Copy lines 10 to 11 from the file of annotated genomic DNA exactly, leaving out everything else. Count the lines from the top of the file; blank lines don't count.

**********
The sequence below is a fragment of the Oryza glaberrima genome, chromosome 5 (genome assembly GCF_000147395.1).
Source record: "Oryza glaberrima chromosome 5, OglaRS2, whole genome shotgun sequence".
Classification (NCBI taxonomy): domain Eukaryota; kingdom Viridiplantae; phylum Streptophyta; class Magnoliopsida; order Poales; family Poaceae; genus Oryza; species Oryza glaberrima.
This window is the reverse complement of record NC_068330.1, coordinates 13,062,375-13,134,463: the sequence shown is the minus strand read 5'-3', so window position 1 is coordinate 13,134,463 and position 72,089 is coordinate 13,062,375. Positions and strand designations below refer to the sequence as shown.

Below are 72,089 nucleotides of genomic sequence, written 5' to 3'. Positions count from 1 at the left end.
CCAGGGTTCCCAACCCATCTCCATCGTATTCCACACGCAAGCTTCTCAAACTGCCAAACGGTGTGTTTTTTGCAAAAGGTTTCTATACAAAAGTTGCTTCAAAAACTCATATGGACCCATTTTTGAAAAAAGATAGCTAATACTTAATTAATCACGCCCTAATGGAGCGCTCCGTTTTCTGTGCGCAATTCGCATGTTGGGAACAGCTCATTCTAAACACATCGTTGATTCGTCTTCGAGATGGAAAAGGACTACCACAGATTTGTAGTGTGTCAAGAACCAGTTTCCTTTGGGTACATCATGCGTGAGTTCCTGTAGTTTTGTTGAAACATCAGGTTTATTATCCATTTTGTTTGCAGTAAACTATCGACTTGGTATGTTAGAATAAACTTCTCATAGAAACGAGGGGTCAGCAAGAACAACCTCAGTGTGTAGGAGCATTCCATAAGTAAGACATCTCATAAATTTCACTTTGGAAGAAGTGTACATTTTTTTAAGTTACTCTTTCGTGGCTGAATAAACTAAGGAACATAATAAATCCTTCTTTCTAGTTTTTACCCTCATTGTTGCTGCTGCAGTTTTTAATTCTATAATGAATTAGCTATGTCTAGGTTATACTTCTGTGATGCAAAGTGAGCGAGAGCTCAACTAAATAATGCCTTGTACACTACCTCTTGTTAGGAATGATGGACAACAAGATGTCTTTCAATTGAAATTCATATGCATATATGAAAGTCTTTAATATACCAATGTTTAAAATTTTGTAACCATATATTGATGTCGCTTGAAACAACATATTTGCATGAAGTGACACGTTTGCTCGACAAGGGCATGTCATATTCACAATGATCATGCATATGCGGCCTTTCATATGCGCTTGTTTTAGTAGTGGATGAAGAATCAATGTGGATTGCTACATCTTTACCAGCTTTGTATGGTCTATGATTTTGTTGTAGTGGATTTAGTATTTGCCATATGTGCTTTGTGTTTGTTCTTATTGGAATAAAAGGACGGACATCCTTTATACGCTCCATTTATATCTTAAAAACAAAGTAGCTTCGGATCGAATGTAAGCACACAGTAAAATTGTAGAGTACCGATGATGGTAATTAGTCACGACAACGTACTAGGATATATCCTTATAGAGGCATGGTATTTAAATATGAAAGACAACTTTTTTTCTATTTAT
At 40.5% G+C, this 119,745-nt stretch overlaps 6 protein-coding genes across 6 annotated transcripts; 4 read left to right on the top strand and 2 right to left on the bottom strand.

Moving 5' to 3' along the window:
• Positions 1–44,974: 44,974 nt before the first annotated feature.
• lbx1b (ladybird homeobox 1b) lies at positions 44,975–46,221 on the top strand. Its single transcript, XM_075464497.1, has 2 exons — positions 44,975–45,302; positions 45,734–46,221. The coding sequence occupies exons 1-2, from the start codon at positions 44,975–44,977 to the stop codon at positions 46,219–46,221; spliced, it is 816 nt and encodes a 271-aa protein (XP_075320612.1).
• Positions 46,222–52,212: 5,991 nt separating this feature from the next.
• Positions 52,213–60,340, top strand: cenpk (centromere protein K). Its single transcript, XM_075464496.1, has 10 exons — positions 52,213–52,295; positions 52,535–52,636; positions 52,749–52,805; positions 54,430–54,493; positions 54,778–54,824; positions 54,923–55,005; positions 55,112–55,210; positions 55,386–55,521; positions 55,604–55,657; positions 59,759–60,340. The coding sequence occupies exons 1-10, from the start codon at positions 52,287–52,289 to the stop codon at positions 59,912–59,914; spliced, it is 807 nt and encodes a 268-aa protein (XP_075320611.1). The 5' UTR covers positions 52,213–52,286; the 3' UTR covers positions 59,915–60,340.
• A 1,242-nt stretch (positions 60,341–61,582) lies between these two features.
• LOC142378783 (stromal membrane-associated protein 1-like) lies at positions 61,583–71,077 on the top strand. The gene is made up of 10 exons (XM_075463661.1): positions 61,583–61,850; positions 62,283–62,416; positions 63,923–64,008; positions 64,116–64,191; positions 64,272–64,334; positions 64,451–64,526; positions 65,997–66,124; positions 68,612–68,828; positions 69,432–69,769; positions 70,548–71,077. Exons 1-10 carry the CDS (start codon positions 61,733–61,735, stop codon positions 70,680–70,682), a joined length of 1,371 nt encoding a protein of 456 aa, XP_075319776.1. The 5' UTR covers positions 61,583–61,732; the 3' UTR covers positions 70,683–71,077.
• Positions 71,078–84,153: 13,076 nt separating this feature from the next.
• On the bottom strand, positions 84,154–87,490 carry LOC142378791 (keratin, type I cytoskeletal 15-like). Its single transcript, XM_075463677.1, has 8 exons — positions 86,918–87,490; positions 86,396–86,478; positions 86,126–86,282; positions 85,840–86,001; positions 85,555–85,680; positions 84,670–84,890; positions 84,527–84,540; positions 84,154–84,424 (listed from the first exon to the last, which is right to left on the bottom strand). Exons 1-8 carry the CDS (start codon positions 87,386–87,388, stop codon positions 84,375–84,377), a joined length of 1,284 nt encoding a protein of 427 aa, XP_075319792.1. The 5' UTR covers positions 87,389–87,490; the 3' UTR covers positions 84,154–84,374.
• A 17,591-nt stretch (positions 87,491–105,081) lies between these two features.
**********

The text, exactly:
• lbx1b (ladybird homeobox 1b) lies at positions 44,975–46,221 on the top strand. Its single transcript, XM_075464497.1, has 2 exons — positions 44,975–45,302; positions 45,734–46,221. The coding sequence occupies exons 1-2, from the start codon at positions 44,975–44,977 to the stop codon at positions 46,219–46,221; spliced, it is 816 nt and encodes a 271-aa protein (XP_075320612.1).
• Positions 46,222–52,212: 5,991 nt separating this feature from the next.